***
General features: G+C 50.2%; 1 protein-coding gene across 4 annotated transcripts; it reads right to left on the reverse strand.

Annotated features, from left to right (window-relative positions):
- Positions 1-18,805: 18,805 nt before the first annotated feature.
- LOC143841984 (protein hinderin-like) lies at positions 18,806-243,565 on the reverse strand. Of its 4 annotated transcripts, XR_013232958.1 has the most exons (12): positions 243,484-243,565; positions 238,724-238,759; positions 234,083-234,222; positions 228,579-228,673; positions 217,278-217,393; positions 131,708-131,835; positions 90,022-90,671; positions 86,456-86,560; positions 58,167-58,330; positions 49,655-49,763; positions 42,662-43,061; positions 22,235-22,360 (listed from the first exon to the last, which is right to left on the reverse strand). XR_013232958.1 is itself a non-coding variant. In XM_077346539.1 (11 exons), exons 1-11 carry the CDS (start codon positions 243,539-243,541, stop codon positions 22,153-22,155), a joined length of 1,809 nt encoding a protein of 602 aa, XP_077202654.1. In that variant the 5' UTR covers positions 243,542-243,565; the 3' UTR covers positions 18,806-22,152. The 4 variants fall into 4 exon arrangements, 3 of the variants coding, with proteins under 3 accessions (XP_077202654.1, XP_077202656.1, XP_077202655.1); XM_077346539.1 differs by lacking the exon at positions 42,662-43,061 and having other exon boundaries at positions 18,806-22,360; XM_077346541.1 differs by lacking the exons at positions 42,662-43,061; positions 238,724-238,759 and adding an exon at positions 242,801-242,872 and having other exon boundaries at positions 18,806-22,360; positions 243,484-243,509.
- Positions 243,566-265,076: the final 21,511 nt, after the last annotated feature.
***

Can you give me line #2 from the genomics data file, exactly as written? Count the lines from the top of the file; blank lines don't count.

Annotated features, from left to right (window-relative positions):